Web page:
Targeted capmatinib shows efficacy for treating lung cancer with certain mutations
Researchers report that capmatinib, a targeted therapy, appears to provide clinical benefit to patients who have advanced lung cancer with specific gene mutations.
Their findings appear in the Sept. 8 issue of the NEJM/New England Journal of Medicine.
Capmatinib is a powerful and selective inhibitor of the MET protein. MET is involved with multiple processes within cells. Activation of the MET gene, which codes for the MET protein, happens in a variety of cancers. Among patients with non–small-cell lung cancer (NSCLC), MET exon 14 skipping mutations occur in 3 to 4%, and MET amplifications occur in 1 to 6%.
“Capmatinib, a selective inhibitor of the MET receptor, has shown activity in cancer models with various types of MET activation,” the authors noted.
The investigators conducted a phase 2 study evaluating capmatinib therapy in patients with MET-dysregulated advanced NSCLC. They assigned subjects to cohorts according to previous lines of therapy and MET status (MET exon 14 skipping mutation or MET amplification according to gene copy number in tumor tissue).
Subjects received capmatinib (400-mg tablet) twice daily.
The primary end point was overall response (complete or partial response). The key secondary end point was response duration.
The researchers enrolled 364 subjects.
They reported that, among subjects with NSCLC with a METexon 14 skipping mutation, overall response was 41% of 69 subjects who had received one or two lines of therapy previously and in 68% who had not received treatment previously. Median duration of response was 9.7 months and 12.6 months, respectively.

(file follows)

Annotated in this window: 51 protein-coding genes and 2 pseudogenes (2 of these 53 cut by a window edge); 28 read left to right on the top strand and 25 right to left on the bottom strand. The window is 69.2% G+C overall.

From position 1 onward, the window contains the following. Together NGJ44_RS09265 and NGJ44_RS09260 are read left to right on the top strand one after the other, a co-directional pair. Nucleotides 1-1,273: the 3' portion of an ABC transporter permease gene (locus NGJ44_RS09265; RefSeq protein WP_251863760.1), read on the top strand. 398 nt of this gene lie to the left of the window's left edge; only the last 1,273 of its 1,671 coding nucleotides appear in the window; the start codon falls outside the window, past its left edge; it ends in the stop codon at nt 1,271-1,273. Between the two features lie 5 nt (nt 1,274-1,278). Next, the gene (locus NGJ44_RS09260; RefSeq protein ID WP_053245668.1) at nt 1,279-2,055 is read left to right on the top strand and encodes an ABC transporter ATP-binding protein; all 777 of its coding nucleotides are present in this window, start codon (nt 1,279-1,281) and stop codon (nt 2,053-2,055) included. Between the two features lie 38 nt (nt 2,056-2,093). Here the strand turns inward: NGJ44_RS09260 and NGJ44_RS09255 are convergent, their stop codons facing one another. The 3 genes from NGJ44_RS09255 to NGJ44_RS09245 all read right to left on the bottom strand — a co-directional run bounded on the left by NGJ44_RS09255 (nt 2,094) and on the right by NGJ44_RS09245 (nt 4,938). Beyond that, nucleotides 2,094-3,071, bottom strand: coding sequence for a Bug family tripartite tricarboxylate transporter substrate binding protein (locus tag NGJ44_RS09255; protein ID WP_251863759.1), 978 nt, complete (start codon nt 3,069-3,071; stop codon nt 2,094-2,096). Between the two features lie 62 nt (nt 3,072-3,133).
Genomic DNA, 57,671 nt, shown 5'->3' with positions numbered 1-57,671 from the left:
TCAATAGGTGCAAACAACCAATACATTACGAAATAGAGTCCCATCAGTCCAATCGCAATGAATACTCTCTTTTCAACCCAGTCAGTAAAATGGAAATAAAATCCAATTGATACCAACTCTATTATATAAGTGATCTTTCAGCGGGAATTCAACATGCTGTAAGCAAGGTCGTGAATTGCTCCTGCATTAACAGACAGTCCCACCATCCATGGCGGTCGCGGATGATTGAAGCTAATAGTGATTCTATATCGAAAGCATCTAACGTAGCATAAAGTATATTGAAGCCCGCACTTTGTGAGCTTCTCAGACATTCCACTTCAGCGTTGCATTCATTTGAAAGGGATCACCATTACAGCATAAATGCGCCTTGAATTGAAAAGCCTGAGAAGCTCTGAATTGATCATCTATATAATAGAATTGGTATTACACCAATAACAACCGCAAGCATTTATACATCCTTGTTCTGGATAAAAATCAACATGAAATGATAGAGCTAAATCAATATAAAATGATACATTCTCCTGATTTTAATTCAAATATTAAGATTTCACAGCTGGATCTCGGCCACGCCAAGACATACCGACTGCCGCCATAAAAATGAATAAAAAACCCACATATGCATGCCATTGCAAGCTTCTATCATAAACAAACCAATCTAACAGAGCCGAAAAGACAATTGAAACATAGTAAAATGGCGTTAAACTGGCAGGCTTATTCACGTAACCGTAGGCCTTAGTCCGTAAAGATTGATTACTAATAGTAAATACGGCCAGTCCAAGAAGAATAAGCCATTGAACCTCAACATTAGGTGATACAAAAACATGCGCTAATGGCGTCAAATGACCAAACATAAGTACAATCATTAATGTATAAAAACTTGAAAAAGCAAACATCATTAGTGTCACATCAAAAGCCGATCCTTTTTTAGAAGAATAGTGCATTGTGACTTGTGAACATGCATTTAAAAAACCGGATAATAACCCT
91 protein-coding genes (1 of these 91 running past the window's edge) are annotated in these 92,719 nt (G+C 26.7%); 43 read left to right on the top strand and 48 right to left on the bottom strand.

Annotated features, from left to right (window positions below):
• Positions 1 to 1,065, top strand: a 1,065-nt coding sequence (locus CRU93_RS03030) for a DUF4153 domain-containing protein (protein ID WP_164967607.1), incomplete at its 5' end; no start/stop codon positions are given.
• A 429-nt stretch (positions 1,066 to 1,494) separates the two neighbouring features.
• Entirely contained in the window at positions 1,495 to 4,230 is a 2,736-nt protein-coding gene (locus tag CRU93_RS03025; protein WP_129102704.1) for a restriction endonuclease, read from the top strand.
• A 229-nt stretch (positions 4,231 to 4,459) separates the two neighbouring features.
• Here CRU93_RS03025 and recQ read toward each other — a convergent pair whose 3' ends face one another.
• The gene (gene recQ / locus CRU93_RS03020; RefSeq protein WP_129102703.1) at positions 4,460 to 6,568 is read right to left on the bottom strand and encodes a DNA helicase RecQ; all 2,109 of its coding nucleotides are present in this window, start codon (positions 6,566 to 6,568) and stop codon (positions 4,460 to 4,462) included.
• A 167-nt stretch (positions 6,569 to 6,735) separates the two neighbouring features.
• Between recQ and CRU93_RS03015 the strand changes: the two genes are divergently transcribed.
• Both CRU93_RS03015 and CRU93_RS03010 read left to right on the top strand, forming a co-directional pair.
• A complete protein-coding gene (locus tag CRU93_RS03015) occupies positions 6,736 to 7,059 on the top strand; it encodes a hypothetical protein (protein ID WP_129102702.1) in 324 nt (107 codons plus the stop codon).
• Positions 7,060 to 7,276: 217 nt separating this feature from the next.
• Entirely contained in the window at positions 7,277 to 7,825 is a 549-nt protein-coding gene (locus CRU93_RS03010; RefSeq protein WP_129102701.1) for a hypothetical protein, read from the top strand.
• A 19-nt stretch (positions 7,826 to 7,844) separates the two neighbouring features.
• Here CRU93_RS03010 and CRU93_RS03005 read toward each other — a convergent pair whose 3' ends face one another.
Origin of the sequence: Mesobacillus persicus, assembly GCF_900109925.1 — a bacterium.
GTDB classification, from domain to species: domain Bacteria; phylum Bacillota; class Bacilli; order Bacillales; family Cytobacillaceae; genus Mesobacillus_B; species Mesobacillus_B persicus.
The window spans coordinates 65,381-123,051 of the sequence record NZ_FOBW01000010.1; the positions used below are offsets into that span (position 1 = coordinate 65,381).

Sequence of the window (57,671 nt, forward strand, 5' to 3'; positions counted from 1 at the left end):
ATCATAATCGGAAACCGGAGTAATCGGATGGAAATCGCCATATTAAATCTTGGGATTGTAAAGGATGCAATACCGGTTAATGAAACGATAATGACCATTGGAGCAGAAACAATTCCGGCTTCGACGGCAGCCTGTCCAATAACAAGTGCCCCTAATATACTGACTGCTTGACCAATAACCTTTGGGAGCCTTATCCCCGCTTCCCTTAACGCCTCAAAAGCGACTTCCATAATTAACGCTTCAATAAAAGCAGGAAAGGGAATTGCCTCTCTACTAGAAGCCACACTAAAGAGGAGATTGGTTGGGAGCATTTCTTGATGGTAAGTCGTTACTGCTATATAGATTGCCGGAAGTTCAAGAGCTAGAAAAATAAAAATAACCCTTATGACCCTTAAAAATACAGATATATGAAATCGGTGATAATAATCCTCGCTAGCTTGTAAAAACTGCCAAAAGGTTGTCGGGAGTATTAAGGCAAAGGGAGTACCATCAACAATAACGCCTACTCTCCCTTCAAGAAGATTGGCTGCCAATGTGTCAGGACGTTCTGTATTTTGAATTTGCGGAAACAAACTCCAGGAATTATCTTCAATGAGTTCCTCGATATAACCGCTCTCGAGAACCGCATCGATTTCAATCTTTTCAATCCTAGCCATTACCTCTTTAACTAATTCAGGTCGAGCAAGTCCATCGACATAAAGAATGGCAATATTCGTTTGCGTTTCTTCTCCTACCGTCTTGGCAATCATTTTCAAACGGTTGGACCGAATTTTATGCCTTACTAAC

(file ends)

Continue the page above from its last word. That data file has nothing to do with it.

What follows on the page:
They reported limited efficacy among previously treated subjects with MET amplification who had a gene copy number of less than 10 (overall response in 7 to 12% of patients).
Among subjects with MET amplification and a gene copy number of 10 or higher, the researchers found an overall response rate of 29% of previously treated subjects and 40% of those who had not received prior treatment.
Most frequently reported adverse events were peripheral edema (51% of subjects) and nausea (45% of subjects), and the symptoms were manageable.
“There are many advances in NSCLC treatment that are helping people live longer and better with their disease, and it is really important that all newly diagnosed patients with NSCLC get broad molecular profiling to determine what their optimal first-line therapy should be,” said senior author Rebecca Suk Heist, MD, investigator in the Massachusetts General Hospital/MGH Cancer Center in Boston and associate professor of medicine at Harvard Medical School. “If we don’t test, we don’t know.” Heist noted that MET exon 14 skipping and amplification join a number of other drivers of NSCLC for which researchers have developed targeted therapies. “It is critically important that all patients have their lung cancers tested for these to know whether there is a targeted treatment option or not,” she said.
Results from this study became the basis for the (US) Food and Drug Administration’s May 2020 approval of capmatinib for the treatment of NSCLC patients with MET exon 14 skipping.